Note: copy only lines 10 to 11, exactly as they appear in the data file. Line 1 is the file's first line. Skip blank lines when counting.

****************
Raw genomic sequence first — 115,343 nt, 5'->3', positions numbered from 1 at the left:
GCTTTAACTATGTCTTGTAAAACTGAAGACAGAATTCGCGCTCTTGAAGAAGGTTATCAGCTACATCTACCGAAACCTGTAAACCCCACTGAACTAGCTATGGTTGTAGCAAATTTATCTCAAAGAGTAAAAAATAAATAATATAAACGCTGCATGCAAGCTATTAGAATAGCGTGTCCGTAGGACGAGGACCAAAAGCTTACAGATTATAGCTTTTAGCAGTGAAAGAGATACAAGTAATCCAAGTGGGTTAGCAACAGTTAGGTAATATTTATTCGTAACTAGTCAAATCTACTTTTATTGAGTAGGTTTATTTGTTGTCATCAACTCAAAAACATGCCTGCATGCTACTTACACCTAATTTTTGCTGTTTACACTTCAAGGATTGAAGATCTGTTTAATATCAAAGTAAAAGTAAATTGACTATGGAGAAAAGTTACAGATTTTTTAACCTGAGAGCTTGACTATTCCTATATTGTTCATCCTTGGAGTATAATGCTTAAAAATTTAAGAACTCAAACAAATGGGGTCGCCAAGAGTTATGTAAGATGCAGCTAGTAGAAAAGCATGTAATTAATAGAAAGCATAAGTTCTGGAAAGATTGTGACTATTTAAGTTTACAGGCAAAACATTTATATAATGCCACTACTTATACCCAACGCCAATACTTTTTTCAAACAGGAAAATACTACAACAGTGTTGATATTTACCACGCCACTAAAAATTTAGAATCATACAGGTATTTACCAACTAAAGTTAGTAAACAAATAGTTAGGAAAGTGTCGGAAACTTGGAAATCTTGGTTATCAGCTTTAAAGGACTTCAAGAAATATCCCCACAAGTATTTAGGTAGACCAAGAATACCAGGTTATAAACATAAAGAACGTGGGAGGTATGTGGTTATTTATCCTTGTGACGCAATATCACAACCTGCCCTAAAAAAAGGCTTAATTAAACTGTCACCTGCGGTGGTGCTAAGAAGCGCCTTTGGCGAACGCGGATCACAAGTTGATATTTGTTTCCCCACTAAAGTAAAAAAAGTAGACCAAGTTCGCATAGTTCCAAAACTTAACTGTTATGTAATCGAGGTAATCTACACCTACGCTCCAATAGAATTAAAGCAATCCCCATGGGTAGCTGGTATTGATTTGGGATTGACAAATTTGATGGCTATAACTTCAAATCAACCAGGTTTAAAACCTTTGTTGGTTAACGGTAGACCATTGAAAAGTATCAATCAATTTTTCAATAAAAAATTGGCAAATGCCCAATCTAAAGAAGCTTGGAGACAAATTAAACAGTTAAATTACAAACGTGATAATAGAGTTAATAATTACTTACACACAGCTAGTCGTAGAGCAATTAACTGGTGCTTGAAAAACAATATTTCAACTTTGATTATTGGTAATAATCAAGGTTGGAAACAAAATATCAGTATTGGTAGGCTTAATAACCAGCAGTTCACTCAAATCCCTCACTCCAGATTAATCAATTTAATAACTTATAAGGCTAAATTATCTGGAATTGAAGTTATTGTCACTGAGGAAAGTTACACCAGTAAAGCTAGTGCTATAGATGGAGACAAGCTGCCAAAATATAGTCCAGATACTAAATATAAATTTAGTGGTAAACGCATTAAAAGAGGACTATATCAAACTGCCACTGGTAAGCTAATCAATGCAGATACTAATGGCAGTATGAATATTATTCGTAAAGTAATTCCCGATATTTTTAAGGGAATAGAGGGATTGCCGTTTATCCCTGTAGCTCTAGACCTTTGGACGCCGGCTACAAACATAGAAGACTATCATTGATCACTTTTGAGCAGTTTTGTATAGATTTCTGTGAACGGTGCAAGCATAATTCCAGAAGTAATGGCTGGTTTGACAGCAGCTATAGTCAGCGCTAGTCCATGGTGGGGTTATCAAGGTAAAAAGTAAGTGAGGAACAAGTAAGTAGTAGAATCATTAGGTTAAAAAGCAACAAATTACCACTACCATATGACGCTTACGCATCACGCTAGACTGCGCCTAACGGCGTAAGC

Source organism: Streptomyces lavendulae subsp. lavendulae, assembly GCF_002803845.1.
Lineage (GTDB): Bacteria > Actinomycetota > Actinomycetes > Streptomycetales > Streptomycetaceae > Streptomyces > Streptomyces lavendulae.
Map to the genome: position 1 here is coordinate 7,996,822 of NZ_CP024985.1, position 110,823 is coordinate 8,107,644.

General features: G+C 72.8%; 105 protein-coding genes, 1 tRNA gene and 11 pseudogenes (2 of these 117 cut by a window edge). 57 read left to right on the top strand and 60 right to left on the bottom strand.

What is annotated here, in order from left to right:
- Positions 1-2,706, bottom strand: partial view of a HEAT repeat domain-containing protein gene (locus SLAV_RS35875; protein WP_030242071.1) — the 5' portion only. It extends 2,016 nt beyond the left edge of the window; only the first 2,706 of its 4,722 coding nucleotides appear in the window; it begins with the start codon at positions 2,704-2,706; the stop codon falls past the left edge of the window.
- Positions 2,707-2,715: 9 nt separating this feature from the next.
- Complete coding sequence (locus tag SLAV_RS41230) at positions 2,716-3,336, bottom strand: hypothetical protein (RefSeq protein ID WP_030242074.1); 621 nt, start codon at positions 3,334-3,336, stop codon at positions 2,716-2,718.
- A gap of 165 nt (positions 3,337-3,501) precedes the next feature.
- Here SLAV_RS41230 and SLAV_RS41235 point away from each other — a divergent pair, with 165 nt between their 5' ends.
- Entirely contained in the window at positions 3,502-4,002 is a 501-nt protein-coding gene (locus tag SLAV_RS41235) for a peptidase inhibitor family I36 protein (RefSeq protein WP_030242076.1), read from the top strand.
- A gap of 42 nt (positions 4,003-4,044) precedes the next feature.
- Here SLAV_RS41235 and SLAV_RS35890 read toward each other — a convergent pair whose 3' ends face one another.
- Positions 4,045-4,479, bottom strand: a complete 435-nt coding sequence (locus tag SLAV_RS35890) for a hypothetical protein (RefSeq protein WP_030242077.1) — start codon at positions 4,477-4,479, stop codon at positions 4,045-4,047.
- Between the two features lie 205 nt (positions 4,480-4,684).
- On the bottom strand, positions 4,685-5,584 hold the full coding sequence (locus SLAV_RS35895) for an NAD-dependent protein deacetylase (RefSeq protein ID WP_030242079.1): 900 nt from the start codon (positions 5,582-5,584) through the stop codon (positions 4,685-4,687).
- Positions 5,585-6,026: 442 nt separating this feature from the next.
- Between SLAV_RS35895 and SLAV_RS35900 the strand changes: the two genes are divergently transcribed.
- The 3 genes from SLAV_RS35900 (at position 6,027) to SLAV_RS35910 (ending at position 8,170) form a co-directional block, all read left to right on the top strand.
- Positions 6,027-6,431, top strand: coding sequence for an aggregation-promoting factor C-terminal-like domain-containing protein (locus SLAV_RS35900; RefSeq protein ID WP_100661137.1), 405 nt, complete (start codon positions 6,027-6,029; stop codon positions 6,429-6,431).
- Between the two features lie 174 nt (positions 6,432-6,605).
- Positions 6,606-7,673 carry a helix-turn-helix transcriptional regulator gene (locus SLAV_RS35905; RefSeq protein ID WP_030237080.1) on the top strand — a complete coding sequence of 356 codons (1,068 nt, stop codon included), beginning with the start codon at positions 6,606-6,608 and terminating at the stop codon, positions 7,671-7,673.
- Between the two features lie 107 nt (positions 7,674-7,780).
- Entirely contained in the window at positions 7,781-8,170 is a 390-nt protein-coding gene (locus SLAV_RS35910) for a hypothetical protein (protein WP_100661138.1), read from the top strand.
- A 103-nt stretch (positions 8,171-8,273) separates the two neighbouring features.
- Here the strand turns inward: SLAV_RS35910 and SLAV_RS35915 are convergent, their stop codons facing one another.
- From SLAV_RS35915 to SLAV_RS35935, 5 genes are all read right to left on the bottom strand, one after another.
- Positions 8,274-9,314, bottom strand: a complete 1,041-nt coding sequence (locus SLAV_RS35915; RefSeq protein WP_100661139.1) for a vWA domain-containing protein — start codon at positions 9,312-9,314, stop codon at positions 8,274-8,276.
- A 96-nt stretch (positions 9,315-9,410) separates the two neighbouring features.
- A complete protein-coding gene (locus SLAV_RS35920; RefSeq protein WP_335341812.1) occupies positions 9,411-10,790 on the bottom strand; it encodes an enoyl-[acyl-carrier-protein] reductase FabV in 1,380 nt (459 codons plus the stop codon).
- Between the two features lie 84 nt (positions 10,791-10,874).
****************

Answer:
- Complete coding sequence (locus tag SLAV_RS41230) at positions 2,716-3,336, bottom strand: hypothetical protein (RefSeq protein ID WP_030242074.1); 621 nt, start codon at positions 3,334-3,336, stop codon at positions 2,716-2,718.
- A gap of 165 nt (positions 3,337-3,501) precedes the next feature.